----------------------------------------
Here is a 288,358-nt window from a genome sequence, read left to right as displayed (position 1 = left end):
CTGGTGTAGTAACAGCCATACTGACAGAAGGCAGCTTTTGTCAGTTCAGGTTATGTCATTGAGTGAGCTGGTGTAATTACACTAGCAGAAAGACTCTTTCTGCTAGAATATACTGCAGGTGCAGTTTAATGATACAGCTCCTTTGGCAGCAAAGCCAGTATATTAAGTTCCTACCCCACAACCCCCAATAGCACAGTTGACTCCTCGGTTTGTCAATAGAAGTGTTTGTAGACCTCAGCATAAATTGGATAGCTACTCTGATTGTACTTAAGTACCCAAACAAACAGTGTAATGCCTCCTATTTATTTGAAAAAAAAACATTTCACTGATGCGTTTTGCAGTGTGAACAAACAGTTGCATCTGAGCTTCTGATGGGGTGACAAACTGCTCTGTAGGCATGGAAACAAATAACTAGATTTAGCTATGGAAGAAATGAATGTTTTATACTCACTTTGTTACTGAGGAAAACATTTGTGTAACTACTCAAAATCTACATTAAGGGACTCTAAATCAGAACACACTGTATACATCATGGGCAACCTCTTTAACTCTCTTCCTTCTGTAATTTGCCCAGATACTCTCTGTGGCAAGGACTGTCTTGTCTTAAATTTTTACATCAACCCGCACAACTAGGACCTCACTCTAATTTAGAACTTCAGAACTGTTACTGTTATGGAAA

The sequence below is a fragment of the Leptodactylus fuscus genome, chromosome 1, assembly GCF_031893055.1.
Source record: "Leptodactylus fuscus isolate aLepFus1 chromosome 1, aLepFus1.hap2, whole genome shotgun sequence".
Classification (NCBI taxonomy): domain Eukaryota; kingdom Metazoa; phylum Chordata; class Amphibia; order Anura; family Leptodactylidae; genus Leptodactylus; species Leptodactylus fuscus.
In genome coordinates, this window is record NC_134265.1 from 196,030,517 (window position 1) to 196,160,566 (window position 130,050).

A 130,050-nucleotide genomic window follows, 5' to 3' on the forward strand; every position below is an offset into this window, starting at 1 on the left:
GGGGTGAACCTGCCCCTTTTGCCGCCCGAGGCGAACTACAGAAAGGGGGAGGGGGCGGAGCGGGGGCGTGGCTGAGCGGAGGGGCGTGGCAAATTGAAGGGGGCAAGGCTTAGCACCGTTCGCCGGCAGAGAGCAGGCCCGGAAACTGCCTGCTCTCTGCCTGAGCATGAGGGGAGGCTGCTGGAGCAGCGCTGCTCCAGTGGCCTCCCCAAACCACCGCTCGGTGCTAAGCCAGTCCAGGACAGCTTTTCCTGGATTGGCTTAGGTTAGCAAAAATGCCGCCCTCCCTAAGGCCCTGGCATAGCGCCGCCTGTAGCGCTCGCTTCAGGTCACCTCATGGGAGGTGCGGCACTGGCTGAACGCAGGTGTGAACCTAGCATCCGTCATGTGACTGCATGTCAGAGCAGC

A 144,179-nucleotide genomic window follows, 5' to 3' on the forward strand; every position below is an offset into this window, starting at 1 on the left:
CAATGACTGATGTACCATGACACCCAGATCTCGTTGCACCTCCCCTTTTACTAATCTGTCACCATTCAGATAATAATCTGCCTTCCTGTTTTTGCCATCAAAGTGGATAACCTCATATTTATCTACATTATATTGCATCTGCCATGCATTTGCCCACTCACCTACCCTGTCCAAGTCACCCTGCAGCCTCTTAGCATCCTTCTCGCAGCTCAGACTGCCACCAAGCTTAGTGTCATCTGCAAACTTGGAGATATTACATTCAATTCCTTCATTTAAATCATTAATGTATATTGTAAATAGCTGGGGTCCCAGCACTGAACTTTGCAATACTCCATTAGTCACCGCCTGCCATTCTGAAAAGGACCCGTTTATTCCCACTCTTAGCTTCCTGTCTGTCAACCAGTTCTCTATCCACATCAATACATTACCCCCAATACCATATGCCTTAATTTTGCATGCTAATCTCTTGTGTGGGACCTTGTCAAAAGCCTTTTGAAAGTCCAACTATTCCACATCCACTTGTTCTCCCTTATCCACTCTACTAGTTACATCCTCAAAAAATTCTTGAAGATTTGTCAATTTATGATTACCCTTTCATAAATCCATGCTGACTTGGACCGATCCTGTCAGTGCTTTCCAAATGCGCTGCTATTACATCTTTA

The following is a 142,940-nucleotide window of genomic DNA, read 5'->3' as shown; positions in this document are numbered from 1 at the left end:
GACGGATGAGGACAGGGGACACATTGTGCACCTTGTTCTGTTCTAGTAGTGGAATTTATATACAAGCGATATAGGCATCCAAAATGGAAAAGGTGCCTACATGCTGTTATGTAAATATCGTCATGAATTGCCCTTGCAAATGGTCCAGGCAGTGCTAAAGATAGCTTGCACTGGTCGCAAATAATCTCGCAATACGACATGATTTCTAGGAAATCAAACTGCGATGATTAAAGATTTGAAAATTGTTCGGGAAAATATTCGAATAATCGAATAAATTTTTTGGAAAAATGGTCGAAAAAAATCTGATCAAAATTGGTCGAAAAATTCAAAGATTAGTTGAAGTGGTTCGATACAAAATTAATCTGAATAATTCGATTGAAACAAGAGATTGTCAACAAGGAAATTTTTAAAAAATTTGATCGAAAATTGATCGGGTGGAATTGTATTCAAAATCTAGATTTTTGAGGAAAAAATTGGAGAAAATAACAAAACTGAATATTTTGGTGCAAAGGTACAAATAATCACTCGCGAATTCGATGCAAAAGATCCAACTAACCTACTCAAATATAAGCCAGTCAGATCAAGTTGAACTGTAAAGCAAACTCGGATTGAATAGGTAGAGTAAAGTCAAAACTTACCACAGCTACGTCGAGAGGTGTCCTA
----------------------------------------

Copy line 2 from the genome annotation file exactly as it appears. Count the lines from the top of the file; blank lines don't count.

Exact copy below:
CTGGTGTAGTAACAGCCATACTGACAGAAGGCAGCTTTTGTCAGTTCAGGTTATGTCATTGAGTGAGCTGGTGTAATTACACTAGCAGAAAGACTCTTTCTGCTAGAATATACTGCAGGTGCAGTTTAATGATACAGCTCCTTTGGCAGCAAAGCCAGTATATTAAGTTCCTACCCCACAACCCCCAATAGCACAGTTGACTCCTCGGTTTGTCAATAGAAGTGTTTGTAGACCTCAGCATAAATTGGATAGCTACTCTGATTGTACTTAAGTACCCAAACAAACAGTGTAATGCCTCCTATTTATTTGAAAAAAAAACATTTCACTGATGCGTTTTGCAGTGTGAACAAACAGTTGCATCTGAGCTTCTGATGGGGTGACAAACTGCTCTGTAGGCATGGAAACAAATAACTAGATTTAGCTATGGAAGAAATGAATGTTTTATACTCACTTTGTTACTGAGGAAAACATTTGTGTAACTACTCAAAATCTACATTAAGGGACTCTAAATCAGAACACACTGTATACATCATGGGCAACCTCTTTAACTCTCTTCCTTCTGTAATTTGCCCAGATACTCTCTGTGGCAAGGACTGTCTTGTCTTAAATTTTTACATCAACCCGCACAACTAGGACCTCACTCTAATTTAGAACTTCAGAACTGTTACTGTTATGGAAA